Friday, August 13, 2010

Pictures of the Abraham Church home

Last week a reader sent me some photos of a home that one belonged to Abraham Church. The Church family sold the home in 1887 to Joseph McRea Bond. He lived there until his death in 1899. It then passed to his daughter, Ida Bond Shelby. This first photo is the oldest. It was taken in 1915, and shows members of the Shelby family in front of the home.
At some point in the home's history weatherboarding was added to the outside. Multiple generations of the Shelby family lived there until it was abandoned sometime in the 1950's. This next photo was probably taken at some time around then. You can see that the trees are much larger here.
It was 1982 when the next photos were taken. Historian Jill Garrett took them for a newspaper article.

Trees had grown up all over the property.
Yes, you can see all the way through the house here. This was an architectual feature common to the period call a breezeway or dogtrot. It allowed for air to flow to more areas of the house. Without air conditioning, this was an important feature to have.
A separate building was the smoke house. It never had weatherboarding added. It is possible that this is where B. H. Roberts put on his disguise. He described it as being a "loft room that the family used as a smokehouse."


Christopher said...

What's become of the home, do you know, Bruce?

BruceCrow said...

Yes, it is a very sad story. You can read about it here.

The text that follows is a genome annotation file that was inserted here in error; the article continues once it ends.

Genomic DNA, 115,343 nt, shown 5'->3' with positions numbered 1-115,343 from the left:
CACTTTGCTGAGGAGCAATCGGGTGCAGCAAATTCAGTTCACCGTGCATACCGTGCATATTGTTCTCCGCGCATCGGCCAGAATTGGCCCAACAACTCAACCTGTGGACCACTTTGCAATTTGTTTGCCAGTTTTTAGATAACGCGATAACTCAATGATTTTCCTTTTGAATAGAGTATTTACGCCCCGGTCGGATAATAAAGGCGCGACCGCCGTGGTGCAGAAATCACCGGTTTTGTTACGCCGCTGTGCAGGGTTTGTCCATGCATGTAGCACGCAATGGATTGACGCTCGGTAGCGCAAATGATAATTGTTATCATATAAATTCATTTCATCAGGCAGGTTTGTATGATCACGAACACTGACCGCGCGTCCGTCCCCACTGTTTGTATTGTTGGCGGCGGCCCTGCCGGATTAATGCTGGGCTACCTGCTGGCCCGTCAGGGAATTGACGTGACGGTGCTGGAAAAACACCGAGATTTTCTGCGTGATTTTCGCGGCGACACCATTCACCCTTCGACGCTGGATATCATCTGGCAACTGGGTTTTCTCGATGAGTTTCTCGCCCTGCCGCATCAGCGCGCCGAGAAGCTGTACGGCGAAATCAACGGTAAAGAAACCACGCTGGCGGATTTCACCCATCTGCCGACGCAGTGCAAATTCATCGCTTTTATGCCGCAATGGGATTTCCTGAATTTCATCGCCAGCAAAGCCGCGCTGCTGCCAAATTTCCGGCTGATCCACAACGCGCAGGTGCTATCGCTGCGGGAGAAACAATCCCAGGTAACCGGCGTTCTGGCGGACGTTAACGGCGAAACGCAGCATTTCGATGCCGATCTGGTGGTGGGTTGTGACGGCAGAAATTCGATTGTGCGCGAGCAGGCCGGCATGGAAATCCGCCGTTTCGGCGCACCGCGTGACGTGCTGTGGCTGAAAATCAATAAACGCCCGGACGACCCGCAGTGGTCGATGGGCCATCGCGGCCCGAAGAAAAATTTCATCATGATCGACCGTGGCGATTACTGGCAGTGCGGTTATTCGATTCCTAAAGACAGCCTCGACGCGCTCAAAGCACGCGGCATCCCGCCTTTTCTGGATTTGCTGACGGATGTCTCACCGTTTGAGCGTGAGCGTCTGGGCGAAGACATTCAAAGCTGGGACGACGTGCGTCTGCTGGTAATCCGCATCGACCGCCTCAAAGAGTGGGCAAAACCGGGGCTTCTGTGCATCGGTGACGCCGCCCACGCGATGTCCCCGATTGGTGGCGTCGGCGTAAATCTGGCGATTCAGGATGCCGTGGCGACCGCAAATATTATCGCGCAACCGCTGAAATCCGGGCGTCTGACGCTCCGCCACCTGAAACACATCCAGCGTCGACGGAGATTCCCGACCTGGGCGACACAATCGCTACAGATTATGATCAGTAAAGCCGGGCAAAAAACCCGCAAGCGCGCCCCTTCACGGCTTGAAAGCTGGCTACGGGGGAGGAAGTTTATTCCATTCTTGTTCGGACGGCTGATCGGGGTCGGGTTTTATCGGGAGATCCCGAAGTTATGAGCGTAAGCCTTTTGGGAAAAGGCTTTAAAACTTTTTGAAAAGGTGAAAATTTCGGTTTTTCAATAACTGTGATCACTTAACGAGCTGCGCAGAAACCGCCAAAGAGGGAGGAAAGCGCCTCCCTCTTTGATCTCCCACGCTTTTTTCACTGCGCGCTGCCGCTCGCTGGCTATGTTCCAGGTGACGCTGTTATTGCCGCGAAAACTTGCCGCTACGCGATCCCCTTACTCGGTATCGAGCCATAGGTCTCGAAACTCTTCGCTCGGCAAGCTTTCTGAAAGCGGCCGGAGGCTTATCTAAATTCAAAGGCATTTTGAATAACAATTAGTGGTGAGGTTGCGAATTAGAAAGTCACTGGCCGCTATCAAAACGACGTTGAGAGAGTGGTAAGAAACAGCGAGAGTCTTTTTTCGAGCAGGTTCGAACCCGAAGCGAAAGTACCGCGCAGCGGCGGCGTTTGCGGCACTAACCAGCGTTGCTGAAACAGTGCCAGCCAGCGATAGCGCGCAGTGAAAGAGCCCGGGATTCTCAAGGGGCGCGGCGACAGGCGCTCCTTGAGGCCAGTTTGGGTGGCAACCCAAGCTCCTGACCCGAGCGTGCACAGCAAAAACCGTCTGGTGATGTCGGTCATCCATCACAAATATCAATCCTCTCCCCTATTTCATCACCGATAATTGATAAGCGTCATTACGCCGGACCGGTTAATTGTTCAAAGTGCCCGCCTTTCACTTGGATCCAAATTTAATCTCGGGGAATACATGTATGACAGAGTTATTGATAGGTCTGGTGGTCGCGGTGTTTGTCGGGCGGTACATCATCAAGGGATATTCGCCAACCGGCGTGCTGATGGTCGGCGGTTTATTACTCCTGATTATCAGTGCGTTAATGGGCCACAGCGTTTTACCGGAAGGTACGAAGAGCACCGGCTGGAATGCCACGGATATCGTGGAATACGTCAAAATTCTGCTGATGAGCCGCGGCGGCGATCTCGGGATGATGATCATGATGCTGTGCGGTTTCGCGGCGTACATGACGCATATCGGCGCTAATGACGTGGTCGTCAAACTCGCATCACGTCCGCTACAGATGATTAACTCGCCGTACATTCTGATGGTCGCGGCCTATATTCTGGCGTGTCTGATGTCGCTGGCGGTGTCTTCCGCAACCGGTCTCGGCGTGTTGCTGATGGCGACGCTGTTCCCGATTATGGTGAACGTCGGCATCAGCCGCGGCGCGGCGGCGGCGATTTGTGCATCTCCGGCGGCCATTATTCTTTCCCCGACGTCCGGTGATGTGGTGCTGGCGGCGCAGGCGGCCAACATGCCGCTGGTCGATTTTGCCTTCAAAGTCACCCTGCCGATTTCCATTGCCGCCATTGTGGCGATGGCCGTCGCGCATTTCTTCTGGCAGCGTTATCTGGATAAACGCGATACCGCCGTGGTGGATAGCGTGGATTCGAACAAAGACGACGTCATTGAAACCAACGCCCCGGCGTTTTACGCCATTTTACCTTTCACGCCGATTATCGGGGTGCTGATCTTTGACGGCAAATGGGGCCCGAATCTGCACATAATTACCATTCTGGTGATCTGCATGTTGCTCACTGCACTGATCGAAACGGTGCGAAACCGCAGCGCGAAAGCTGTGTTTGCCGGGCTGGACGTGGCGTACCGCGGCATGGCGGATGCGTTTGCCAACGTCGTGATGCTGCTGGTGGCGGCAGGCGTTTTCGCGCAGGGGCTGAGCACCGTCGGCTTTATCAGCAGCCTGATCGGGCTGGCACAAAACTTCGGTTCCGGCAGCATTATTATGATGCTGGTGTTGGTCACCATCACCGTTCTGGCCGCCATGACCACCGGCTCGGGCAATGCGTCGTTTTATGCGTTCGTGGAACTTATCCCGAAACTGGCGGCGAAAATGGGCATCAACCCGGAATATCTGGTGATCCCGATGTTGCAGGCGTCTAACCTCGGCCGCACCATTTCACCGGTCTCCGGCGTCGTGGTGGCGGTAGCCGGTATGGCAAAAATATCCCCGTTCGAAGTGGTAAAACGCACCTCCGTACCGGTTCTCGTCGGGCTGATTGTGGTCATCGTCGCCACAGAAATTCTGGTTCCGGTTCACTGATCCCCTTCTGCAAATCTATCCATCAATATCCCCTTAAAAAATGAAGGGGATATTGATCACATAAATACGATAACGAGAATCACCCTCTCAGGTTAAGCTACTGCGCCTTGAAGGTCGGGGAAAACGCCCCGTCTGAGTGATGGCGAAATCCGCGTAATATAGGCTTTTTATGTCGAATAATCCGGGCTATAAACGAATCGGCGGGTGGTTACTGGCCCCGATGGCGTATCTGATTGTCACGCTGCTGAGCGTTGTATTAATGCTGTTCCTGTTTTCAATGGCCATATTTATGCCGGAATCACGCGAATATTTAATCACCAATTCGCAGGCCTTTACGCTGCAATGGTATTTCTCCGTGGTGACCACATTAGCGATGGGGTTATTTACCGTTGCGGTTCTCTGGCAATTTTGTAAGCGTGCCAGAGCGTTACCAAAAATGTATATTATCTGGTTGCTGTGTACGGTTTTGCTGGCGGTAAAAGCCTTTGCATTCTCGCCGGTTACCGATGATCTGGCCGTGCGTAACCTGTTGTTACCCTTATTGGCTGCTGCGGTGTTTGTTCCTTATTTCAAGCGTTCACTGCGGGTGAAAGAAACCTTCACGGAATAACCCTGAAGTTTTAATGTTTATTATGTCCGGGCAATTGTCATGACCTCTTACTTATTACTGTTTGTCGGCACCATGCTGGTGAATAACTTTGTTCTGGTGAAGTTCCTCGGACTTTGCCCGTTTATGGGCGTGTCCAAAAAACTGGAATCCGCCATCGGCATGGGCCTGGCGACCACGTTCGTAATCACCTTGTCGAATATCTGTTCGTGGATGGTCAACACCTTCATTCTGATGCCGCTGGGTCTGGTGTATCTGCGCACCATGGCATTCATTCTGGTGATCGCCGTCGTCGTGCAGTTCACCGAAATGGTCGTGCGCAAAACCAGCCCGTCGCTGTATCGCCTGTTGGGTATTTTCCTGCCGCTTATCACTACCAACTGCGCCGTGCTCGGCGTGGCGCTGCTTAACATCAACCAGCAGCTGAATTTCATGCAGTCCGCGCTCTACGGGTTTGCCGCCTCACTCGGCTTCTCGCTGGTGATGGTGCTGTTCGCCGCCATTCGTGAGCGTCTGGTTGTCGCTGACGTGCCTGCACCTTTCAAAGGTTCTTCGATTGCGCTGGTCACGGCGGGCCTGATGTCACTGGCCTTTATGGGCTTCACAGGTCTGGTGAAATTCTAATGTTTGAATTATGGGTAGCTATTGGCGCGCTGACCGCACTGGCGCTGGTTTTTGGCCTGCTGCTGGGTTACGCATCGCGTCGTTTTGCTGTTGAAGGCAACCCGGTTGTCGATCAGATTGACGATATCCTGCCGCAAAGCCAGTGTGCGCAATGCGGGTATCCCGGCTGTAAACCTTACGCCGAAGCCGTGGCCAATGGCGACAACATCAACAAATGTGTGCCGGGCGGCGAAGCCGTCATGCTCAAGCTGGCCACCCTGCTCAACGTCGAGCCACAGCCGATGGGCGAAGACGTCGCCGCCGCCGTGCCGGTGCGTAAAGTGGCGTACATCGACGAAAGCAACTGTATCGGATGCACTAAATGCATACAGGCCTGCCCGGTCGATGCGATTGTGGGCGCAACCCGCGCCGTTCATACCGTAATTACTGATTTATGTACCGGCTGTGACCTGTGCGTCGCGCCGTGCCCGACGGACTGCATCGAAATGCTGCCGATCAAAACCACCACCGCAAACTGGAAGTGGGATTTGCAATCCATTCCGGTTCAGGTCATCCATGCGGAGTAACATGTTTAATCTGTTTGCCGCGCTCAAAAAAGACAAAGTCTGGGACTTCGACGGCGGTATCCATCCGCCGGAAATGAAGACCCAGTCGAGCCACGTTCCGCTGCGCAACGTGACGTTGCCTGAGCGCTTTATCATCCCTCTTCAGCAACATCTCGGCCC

The short version is that it was sold, disassembled, and moved, to be reassembled. But money ran out and it was never put back together. The logs eventually deteriorated beyond usefulness.

Ardis E. Parshall said...

Looks like it was a fine house in its prime. Looking at this series of photos was like looking at a family album where you watch a strong, vigorous uncle slide into a decrepit old age. Or maybe I should look at it the other way, where you look at pictures of someone you know only as a very old man and discover that he was once that strong, vigorous young man. We don't often guess looking at people or buildings what they've seen and gone through.

Great post.

BruceCrow said...

B. H. Roberts called the home a plantation in his various writings. The family was prosperous and comparatively wealthy.
I had planned to take a trip to Grinders Switch to see if I could photograph the remains. I thought I might show that one first and then back up the time line as Ardis suggested. But I was recently told it was so far gone now I wouldn't be able to find even that.